What is Functional Training and How to Include It in Your Fitness Routine

Learn about what functional training is and how you can use it to improve your fitness routine.

4 min read

Health & Wellness

What is Functional Training and How to Include It in Your Fitness Routine

Published on 1/14/2020, Updated on 8/4/2021

You may have heard the buzz about the latest fitness craze - functional training. And while it may be currently trending, I’m here to confirm it’s anything but a fad. Let’s get to the bottom of what functional training is and how you can use it to improve your fitness routine.

Functional training is all about quality training with a purpose, and regardless of your fitness goals, it should be a part of your regular fitness routine.


What is Functional Training?

While traditional strength training focuses on general strength gains, functional training focuses on bringing both intention and efficiency back to your workout routine. Functional training can be thought of through the wide lens of human movement.

Throughout the day, you might perform a variety of movements such as walking, jumping, running, sprinting, climbing, pushing, pulling, turning, lunging, starting, stopping, pivoting, carrying, and so much more!

The goal of functional training is to train with the purpose of increasing functional strength - or strength that directly enhances activities of daily living (ADLs) or movements outside of the weight room.

That can mean a wide variety of things, whether you’re an elite athlete, a fitness enthusiast, or average joe. For most people, that means making daily activities and movements easier to perform.


Why Functional Training is Important

When properly applied, functional training can improve mobility, coordination, stability, and core strength. In turn, it helps you move purposefully and confidently to achieve movement throughout your day safely and effectively.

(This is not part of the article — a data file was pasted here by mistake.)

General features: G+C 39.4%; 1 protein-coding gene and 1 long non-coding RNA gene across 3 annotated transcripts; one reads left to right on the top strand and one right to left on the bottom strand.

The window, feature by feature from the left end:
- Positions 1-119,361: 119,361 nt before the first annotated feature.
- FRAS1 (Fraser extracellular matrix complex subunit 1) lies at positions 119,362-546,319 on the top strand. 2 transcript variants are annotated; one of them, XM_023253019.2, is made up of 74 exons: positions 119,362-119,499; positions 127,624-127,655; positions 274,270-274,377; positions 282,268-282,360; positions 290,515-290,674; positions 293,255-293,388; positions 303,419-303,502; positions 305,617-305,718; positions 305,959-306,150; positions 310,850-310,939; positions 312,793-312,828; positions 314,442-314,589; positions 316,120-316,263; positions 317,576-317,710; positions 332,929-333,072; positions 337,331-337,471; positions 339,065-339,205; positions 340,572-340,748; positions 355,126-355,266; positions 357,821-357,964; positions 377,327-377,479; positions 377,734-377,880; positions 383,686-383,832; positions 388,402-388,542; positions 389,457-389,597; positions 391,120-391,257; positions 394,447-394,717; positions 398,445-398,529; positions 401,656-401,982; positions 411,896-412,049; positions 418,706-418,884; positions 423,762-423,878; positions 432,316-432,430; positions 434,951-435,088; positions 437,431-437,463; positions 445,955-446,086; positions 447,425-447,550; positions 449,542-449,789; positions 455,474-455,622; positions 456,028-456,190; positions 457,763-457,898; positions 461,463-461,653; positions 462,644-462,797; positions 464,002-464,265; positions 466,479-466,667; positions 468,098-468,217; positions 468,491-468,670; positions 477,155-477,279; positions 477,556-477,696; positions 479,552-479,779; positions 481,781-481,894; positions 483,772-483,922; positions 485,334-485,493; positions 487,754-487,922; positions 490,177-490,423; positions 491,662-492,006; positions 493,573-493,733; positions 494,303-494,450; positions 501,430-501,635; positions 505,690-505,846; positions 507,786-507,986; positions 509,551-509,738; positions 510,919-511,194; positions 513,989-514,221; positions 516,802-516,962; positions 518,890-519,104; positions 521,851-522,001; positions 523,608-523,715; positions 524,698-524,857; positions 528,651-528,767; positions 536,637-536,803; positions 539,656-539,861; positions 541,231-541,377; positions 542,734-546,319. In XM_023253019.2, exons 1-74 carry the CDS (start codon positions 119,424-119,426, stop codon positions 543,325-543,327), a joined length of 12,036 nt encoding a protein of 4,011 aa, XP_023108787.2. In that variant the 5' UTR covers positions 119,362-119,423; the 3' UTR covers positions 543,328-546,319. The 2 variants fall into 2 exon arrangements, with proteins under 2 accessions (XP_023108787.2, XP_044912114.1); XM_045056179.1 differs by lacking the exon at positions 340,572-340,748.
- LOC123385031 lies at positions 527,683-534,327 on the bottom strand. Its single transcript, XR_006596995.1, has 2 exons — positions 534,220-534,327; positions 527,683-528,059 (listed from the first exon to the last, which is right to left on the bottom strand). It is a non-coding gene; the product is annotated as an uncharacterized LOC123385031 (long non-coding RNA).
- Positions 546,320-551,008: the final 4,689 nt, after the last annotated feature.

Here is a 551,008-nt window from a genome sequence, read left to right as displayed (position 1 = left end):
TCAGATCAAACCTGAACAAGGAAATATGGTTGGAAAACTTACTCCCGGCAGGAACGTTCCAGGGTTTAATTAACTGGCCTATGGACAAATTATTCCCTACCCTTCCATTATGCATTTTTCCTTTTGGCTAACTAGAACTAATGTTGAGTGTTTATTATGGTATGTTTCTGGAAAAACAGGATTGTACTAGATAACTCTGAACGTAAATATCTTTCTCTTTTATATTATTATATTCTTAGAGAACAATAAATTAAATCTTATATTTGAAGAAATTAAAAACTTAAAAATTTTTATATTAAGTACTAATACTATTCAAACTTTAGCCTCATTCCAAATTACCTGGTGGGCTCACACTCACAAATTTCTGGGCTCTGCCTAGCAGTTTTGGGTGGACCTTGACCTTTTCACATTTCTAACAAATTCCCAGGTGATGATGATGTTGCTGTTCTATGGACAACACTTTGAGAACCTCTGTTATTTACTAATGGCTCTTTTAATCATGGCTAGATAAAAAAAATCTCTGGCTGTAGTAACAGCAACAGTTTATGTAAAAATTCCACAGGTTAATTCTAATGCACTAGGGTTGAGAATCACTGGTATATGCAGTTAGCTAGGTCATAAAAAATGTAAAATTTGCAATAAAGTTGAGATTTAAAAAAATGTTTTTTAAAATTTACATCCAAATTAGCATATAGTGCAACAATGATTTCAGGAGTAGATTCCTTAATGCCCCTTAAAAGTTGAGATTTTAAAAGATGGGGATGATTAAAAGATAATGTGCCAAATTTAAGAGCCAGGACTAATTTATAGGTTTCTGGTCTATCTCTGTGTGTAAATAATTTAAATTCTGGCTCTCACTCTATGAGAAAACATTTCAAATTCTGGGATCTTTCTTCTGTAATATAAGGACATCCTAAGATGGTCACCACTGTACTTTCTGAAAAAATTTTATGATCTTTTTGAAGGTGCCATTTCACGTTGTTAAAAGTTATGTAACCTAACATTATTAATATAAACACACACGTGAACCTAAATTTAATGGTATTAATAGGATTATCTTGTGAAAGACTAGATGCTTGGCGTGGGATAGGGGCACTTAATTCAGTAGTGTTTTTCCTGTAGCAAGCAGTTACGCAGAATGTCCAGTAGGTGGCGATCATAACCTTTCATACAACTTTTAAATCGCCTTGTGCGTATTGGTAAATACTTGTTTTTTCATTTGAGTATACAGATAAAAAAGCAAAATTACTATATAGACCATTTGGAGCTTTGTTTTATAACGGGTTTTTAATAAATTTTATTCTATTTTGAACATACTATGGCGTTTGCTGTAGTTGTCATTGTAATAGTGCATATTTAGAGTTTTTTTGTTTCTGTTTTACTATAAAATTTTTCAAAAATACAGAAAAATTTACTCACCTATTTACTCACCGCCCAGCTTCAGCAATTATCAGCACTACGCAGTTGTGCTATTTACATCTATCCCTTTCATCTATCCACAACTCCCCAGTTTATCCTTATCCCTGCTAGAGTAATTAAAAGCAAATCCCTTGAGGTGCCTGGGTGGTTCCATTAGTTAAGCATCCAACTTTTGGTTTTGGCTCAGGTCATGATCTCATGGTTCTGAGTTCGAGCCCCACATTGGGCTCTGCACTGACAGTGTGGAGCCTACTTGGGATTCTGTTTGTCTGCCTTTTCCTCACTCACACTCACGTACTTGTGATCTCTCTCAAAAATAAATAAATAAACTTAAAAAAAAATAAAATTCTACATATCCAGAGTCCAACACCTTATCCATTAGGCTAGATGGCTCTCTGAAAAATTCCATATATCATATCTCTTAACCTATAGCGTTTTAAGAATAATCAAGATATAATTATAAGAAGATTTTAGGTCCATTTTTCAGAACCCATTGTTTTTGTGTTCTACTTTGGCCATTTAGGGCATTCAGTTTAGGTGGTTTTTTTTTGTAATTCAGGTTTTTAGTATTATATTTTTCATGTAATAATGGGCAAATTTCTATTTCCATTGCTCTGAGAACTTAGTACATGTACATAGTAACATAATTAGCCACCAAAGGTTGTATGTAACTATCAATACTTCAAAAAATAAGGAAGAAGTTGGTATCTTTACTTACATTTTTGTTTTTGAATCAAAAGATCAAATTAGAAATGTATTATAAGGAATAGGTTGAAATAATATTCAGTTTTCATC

By incorporating functional training into your routine, movements you do every day like carrying groceries, opening doors, or lifting and putting a box in your car will become easier.

In addition, because functional training relies on compound exercises, your body works harder to complete each exercise, involving multiple muscle groups to complete the full motion. The larger recruitment of muscles makes functional training a more efficient way to train and contributes to a higher calorie burn.


What Makes an Exercise ‘Functional’?

To improve your everyday movement patterns, choosing exercises that mimic regular movement is ideal.

Don’t rely on non-movement exercises that isolate muscles and joints that focus on strengthening muscles only – they don’t translate to functional strength in the same way that compound exercises do (or exercises that work more than one muscle group).

For example, a squat will have a much greater effect on one’s ability to stand up from their desk chair than a leg extension. A squat is a much more efficient way to train from a functional strength perspective while also training your muscles to work together, which is perfect since they never operate alone in real life.

This is because a squat effectively mimics the motion of sitting and standing in a chair while working the quads, hamstrings, glutes, calves, erector spine, lats, traps, and more. In contrast, a quad extension focuses on strengthening your quads alone.

While there is a time and place for isolated and traditional machine-based exercises - especially when it comes to improving targeted weakness or acute injury; functional training is all about multi-joint or compound exercises that involve forward to back, side to side, and rotational movements.

Just a few examples of compound exercises include squats, deadlifts, lunges, lateral lunges, pushups, overhead press, wood chops, and medicine ball throws. Because of the variety of movement in just one compound exercise, they are typically best completed with free weights (like dumbbells or kettlebells) or bodyweight.


How To Incorporate Functional Training into Your Routine

When it comes to functional fitness, performing the correct movement is much more important than the amount of weight you lift. Think about it, if the end goal is to improve everyday movement, but you practice improper form in the gym, it’s more likely to contribute to injury than improve function.

Start with a few basic exercises. If you’re just venturing into the world of free weights, it can be a lot at once. Even if you’re not new to the idea, it’s okay to start by just adding a few new exercises to your routine.

If you’re new to free weight training, I recommend starting with just your body weight and maybe a PVC pipe (in place of a bar) or light dumbbells.

As you get stronger and more coordinated, you can add a bit more volume and even some of the fun fancy stuff. Get the hang of the movement before adding on more weight; it will all be worth the extra effort when you see the results tenfold later.


Get Started with Functional Training

Ready to incorporate functional training into your routine? Start with a solid group of compound exercises. Follow along with this awesome functional kettlebell workout with Sunny Trainer Alexa designed to help you improve your activities of daily living.




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